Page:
Category Archives: Blogosphere

White people rioting over stupid… stuff

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سلطان سعود القاسمي, a.k.a., @SultanAlQassemi, brings this to my attention:

This in no way, shape or form excuses the behavior of those engaged in mindless destruction in Ferguson, MO. But it does provide an interesting side note, a bit of perspective lest we leap to erroneous, ugly conclusions.

Stupid is stupid.

Open Thread for Wednesday, November 19, 2014

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It’s been another busy day for me, allowing little time for blogging.

But here are some possible topics:

  1. Lawmakers getting “creative” on paying for roads — Robert’s cartoon above reminds me of what I have been meaning to write about, but hadn’t gotten to. Lawmakers continue to contort themselves in trying to figure a way to pay for roads in this state (when we HAVE a way to pay for roads, the gasoline tax — which should have been raised long before now). The most bizarre nonsolution I’ve heard is this shell game in which the same inadequate amount of money would simply be divvied up to the counties and let THEM take the blame for crumbling roads. I am somewhat intrigued, though, at the idea of simply applying the sales tax to gasoline — which addresses one of the greatest weaknesses in the gas tax, which is that it’s per-gallon and doesn’t rise with the price of fuel.
  2. POTUS about to announce executive action on immigration — I couldn’t figure out a way to embed the president’s video on this subject, but if you click on the picture below, it will take you there. It’s showdown time. For my part, I await what the president is specifically proposing to do, and I hope that he reaction to it will be, you know, rational. You know what would be the BEST, most constructive, reaction? For the House to pre-empt the president’s executive action by passing the comprehensive immigration reform that the Senate sent over to it.
  3. SC Supremes say probate judges can issue same-sex marriage licenses — This came down at about 4 today, lifting the court’s own Oct. 9 injunction pending a decision in a federal court case, which has since been decided at the trial court level. Interestingly, the case in question wasn’t about whether a couple could get married, but about the related issue of whether SC would have to recognize a marriage granted elsewhere — the very same scenario that prompted conservatives to push for their constitutional amendment on marriage several years ago.
  4. NBC pulls Bill Cosby sitcom amid renewed sexual assault allegations — It’s fascinating to watch the way public consensus develops. For years, the world ignored the young women making these accusations, refusing to believe such of “the Cos.” Then, a tipping point was reached, and suddenly this much loved media figure falls, hitting every branch on the way down. It’s got to seem pretty weird to the women who’ve been trying to get us to listen for years.

Or… you can talk about whatever you want to talk about…

Obama immigration

 

How did LinkedIn manage THIS?

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Yesterday, I received an email urging me to “ADD PERSONALITY TO YOUR PROFILE:”

Now you can make your profile pop by adding a custom background. Just upload an image that reflects your passions, projects, or inspiration and show people what you’re about.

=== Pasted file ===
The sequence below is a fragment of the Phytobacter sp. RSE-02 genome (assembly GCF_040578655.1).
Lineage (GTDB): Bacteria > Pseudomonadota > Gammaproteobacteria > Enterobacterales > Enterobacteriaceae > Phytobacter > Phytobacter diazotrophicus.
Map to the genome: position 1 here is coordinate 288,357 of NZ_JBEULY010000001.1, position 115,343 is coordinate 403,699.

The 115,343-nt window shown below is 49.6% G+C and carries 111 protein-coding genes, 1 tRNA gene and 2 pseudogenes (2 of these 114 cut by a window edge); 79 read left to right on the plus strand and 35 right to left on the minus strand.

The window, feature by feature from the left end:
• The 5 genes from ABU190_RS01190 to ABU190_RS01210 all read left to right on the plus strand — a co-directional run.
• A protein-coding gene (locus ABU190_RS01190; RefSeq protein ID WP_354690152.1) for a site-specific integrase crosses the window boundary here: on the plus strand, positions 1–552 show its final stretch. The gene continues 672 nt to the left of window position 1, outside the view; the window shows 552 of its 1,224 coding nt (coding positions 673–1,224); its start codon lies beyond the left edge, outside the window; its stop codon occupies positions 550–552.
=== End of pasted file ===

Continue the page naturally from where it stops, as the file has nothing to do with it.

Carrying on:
But that’s not the amazing part. The amazing part is that LinkedIn provided the above suggestion for how such a new custom background might look.side

And the coffee cup in the picture is a dead-ringer for one of our branded ADCO coffee mugs. Not only that, but the notepad in the shot looks for all the world like one of our ADCO-branded notepads. OK, it’s a little bigger, but that’s about the only difference.

Below is a shot I staged using our own official ADCO items.

How weird is that?

It was like an invitation to the Twilight Zone. Cue the weird music: Doo-doo-DOO-doo, Doo-doo-DOO-doo, Doo-doo-DOO-doo

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Open Thread for Monday, November 17, 2014

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Not a lot of news today, which is why I haven’t posted. Well, that, and I’ve had a lot of work to do.

Here are some possible topics:

  1. Obama and insurers now allies on health law — Because he needs them, and they’re making money from it.
  2. Kassig’s conversion to Islam didn’t protect him — Latest Westerner beheaded by the monsters of ISIL.
  3. Doctor’s false Ebola test result proves tragic — When he tested negative, his friends threw off their protective gear and embraced him. But he had Ebola. He died of it today.

  4. Nikki Haley in India — She seems to be having a great time, except for a row over a sword. Maybe she should go back to automatic weapons.

Or whatever interests you…

The Haleys and staffers Rob Godfrey and Katherine Veldran have been having a great time with the selfies. The one on top made the front page of the Sunday Times of India.

The Haleys and staffers Rob Godfrey and Katherine Veldran have been having a great time with the selfies. The one on top made the front page of the Sunday Times of India.

 

Yet another reminder politicians are people

Two quick contact reports:

  • Yesterday afternoon, I grabbed a cup of coffee with Mike Cakora, who recently returned to the blog as a regular commenter after a five-year absence. It was great to have him back, and I was happy to get to catch up with him. I knew Mike from before I started blogging. He was one of the guest columnists we recruited at The State, back in the days when we had the money and staff time for such things. We’d have these column-writing contests, and I was always gratified to see the hundreds of entries that would come in (considering that the rules required submitting three columns with little hope of their being published). Then we’d pick 8 for a year, and they’d each write a column a month, and we’d pay them a nominal amount for the columns. Mike was one of our winners one year. Anyway, we had a wide-ranging conversation about politics, working for a living in the New Normal, espionage (specifically, the TV show “The Assets”), and the social alienation that forms people like Edward Snowden. Mike and I see eye-to-eye on a lot of things, but not everything.